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Recent Fair Housing Rulings: Going to the Dogs

Maintaining a clear understanding of Fair Housing Law and related cases is essential for active real estate agents, landlords, and property managers.

Reasonable Accommodations Case

Arnal v. Aspen View Condo. Ass’n, et al. (D. Colo.)

The court denied defendants’ motion for summary judgment in Arnal v. Aspen View Condo. Ass’n (D. Colo.), a lawsuit alleging discrimination on the basis of disability and retaliation under the Fair Housing Act.  The plaintiff, the owner of a condominium unit, alleges that his condominium association improperly denied a reasonable accommodation to its “no dogs” policy to allow his tenant to keep a service dog that assisted her with her epilepsy, and that the condo association retaliated against him for allowing the tenant to keep the dog by issuing fines. The United States had filed a statement of interest, arguing that a plaintiff may maintain a retaliation claim even in the absence of an underlying discrimination claim and that evidence that defendants imposed fines on a unit owner for allowing a tenant the requested accommodation supported a prima facie case of retaliation under the Fair Housing Act.

The court ruled, consistent with the statement of interest, that plaintiff’s retaliation claim was not dependent upon his reasonable accommodation claim and that a reasonable jury could conclude that the fines were imposed in retaliation for allowing his tenant to live in the condo unit with her dog and assisting his tenant in exercising her fair housing rights.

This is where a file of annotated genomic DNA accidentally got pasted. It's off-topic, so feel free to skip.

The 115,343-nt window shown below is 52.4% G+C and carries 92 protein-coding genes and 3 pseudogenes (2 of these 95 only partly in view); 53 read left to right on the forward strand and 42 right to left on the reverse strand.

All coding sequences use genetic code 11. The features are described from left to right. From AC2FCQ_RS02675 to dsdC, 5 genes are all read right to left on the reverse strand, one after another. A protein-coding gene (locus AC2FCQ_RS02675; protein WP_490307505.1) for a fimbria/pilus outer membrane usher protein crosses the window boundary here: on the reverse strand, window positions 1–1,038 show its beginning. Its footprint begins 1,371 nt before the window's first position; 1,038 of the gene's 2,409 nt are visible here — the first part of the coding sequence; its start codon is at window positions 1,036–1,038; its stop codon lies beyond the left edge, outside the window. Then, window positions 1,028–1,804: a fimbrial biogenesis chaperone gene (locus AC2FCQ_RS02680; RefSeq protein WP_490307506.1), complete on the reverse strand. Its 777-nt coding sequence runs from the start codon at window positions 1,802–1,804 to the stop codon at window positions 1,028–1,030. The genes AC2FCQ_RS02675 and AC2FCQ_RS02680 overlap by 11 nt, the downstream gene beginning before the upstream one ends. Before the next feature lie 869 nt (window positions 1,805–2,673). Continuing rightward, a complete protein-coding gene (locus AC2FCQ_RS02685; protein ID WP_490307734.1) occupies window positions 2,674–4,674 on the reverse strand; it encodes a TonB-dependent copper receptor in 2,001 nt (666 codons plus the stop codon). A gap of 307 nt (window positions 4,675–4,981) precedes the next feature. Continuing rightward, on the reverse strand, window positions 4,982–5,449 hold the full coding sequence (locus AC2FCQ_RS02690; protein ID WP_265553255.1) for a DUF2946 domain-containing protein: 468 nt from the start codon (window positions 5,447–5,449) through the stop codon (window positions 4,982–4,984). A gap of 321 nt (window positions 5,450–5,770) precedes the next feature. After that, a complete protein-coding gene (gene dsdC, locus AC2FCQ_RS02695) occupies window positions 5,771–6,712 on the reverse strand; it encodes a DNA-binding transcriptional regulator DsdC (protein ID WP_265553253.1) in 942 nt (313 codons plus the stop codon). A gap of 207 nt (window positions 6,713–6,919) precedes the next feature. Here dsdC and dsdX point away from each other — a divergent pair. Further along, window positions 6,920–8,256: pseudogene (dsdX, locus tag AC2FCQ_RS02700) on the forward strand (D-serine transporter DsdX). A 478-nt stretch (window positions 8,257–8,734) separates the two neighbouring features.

Assistance Animal Case

Calvillo, et al. v. Baywood Equities, L.P., et al.

The United States entered into a settlement agreement to resolve the HUD election referral, Calvillo, et al. v. Baywood Equities, L.P., et al.  The parties to the agreement are the United States, complainants (a family residing at Baywood Apartments in Petaluma, California), and respondents (the owners and managers of Baywood Apartments).  The settlement agreement resolves allegations that the respondents discriminated against the complainants on the basis of disability when they denied the complainants’ request for a reasonable accommodation for an emotional support animal.  The complainants further alleged that the respondents made intimidating statements and interfered with their right to request a reasonable accommodation.  The settlement agreement requires respondents to pay $32,500 to the complainants.  The agreement also includes the implementation of a reasonable accommodation policy, training, and reporting requirements.

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Originally Published February 19, 2024